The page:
Ask a question

Is There A Fire Retardant Clear Or See Through Material That Can Be Made Into Very Tiny

How's a metal roof compare to a shingle roof in a cold weather climate?

the cost of a new metal roof, they say, is 3 times as much as shingles, but, can last twice as long with less effort taking down the old material when it needs to be replaced, so... ive been a fan on metal roofing but in my particular situation i am considering buying a home that already has metal roofing and would like to know as much about efficiency bc it is a log home in the first place (log homes are inefficient against cold climates)

Can an existing home be made bushfire-proof (or more resilient to fire)?

As said, keep anything combustible well away from the house. Remove any plant that is dead. Dont allow trees to overhang the house. Dont use mulche or wood chips on the garden. For the house, ensure there is no combustible way of fire getting into the house. Make sure eaves do not allow embers to fly in, and are not of a material that will burn. All external paint should of a fire-proof variety. Windows should be treated to repel heat or be covered with fireproof shutters.  - When bush fires take out suburban streets, often the fire gets into houses because the heat of the fire next door shatters the windows and then embers blow in onto curtains and carpets etc. Especially when large bushes are right next to windows. Gutters should have a stopper fitted at the top of each downpipe, so that the roof can be sprayed with water so that water will sit in the gutters. If you live in a bush fire prone area, you should have water tanks at the front and back of your house, with their own pumps and hoses, in addition to mains water hoses. If the mains water fails, you have backup. Also have shovels and loose damp sand on hand - damp sand or earth is often better at putting out some types of fire. Many homes are saved because the owner stayed to fight it and was prepared.

If the atom contains 99.9% of nothing, why aren’t we just a tiny bit transparent?

As stated in previous answers, transparency (or transmissivity) depends on the wavelength of the incident light. I’d like to add a tiny remark.We are quite transparent at certain wavelengths…Extremely high energy photons associated to insanely short wavelengths will go right through you, and sometimes interact, and indeed destroy, base pairs that form your DNA.You heard of them. Gamma rays. And although a thin wall will shield you from visible photons, a good proportion of gamma rays will go through it, and in turn through you or get absorbed by you. So if there’s a nuclear detonation close to you, even though hiding behind a wall may save you from blast injury, you may still get cooked enough for Gordon Ramsay to consider you well done.Oh and also, it’s quite hard to define a “vacuum” in the “space” that would separate electrons from the nucleus.You’re better off thinking that what surrounds a nucleus is a mess, of delocalized electrons, and what carries their interaction with the nucleus (i.e. photons and gauge bosons).It’s more like a “soup”. And some incoming photons from “the outside” will just pass through, or get absorbed and re-emitted by electrons, or get absorbed and kick one or more electrons away from the nucleus’ influence (ionization, which is why high energy radiation damages your DNA).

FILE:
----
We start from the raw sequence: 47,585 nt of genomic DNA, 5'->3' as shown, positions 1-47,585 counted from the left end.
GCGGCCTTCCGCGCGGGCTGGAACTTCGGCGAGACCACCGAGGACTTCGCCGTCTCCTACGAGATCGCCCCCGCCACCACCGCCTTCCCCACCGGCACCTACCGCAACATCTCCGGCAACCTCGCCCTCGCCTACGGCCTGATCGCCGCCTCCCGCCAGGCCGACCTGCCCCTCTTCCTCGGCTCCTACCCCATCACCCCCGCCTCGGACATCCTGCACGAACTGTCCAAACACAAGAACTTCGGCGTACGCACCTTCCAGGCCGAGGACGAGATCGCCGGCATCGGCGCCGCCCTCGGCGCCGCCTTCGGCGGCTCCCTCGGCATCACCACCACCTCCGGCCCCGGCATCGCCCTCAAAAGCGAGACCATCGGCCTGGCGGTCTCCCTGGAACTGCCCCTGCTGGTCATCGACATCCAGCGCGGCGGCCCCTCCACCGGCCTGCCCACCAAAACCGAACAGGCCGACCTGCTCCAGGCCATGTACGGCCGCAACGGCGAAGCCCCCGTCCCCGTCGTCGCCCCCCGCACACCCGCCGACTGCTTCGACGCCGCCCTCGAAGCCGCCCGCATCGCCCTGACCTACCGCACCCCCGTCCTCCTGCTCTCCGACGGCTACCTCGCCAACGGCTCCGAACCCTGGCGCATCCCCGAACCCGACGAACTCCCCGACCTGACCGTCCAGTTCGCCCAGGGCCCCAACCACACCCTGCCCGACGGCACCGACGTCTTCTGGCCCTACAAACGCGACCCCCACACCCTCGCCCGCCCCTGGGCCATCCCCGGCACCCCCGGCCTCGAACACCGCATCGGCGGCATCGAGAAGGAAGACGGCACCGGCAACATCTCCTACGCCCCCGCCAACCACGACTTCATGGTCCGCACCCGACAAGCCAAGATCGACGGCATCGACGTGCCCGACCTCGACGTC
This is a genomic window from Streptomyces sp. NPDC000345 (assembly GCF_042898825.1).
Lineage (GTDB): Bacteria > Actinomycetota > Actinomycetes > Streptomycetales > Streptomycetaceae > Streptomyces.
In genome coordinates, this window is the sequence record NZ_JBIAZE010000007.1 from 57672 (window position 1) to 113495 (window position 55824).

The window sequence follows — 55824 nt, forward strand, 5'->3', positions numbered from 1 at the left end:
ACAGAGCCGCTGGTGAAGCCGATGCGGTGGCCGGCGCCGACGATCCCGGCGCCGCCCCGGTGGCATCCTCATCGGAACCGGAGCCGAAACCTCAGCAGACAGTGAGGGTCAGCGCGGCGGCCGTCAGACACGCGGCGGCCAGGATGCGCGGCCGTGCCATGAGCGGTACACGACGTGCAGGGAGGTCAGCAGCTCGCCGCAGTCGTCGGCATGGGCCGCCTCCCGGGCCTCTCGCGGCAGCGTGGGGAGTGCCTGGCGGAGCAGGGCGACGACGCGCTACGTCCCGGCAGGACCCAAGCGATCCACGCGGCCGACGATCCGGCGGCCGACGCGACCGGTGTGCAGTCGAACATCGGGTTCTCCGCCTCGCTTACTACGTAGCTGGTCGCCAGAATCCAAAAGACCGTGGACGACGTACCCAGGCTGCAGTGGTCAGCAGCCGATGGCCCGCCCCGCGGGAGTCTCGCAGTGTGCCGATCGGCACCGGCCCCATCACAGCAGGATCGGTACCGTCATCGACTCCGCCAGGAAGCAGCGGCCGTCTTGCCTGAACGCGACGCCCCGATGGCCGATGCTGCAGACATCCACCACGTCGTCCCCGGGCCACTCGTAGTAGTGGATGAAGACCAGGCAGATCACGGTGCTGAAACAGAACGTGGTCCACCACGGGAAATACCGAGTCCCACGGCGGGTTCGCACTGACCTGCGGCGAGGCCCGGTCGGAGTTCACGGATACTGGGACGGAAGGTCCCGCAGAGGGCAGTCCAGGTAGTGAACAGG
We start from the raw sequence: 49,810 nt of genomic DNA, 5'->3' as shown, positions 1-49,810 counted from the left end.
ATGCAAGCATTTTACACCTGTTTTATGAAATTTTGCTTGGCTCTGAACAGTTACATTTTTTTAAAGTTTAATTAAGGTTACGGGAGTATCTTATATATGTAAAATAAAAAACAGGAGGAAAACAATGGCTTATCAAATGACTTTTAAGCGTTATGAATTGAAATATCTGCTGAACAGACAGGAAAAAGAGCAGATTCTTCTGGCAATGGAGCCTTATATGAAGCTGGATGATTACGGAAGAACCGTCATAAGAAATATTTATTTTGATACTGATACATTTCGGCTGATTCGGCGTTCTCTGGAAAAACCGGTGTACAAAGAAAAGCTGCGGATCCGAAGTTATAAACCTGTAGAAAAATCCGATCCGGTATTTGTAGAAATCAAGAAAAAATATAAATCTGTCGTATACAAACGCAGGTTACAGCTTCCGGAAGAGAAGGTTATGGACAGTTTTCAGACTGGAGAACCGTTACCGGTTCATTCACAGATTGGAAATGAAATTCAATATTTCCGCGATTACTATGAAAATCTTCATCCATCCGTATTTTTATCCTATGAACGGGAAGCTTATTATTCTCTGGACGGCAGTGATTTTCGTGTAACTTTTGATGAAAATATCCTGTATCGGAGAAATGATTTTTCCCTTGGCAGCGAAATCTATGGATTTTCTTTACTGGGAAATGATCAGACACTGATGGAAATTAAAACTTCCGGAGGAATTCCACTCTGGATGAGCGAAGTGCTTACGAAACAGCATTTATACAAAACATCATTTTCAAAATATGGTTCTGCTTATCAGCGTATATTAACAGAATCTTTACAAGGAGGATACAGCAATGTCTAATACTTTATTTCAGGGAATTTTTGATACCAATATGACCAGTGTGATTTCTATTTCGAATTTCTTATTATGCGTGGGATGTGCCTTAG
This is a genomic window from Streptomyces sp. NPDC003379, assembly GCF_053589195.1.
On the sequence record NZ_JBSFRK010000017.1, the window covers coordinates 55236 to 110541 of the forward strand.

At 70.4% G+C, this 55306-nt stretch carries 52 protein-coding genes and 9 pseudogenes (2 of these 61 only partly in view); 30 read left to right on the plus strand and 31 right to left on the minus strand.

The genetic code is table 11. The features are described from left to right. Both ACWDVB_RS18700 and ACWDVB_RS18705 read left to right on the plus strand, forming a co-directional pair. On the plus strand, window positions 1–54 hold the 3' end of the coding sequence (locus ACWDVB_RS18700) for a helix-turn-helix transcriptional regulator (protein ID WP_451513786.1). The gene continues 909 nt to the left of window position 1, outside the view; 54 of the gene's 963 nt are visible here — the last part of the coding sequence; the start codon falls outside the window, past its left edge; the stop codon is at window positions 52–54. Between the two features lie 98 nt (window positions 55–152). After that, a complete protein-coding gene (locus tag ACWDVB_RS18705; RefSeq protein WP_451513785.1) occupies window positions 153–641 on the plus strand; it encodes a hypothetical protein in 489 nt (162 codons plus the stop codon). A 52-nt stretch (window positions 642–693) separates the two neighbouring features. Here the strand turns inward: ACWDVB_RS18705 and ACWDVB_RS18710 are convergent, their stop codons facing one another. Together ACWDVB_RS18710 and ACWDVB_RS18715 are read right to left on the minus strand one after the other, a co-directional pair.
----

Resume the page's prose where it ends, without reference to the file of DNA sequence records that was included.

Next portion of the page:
Can dried up gasoline catch on fire?

Pure gasoline evaporates completely from an impermeable surface, leaving nothing behind to burn. BUT:Gasoline you put in your car is not pure. It has additives and impurities, heavier “oily” petrocarbons and solids which are also flammable (but MUCH less flammable than gasoline - very hard to light on fire - and requiring a substantial volume to sustain a flame, which is unlikely to ever be the case in a residual stain).Impermeable surfaces are rare. Gasoline will “soak in” to almost anything other than glass or metal, thereby slowing its evaporation, staining surfaces like concrete, or even combining chemically with fabrics, paint, plastics or rubber. In general, even a permeable surface that has had time to “dry” will be essentially no more flammable than it was before the gasoline got on it. Fabrics and wood, being extremely porous, can trap more of the volatile compounds and will combust more readily after soaked in gas.One answer here states that water will wash away residual gasoline stains. Untrue. Water and oily petrocarbons are immiscible. They cannot mix. To wash away gas stains requires a detergent to reduce the surface tension of the water and bind the oil to it, and preferably pressure or scrubbing to break up the long oil molecules and allow water to wash them away.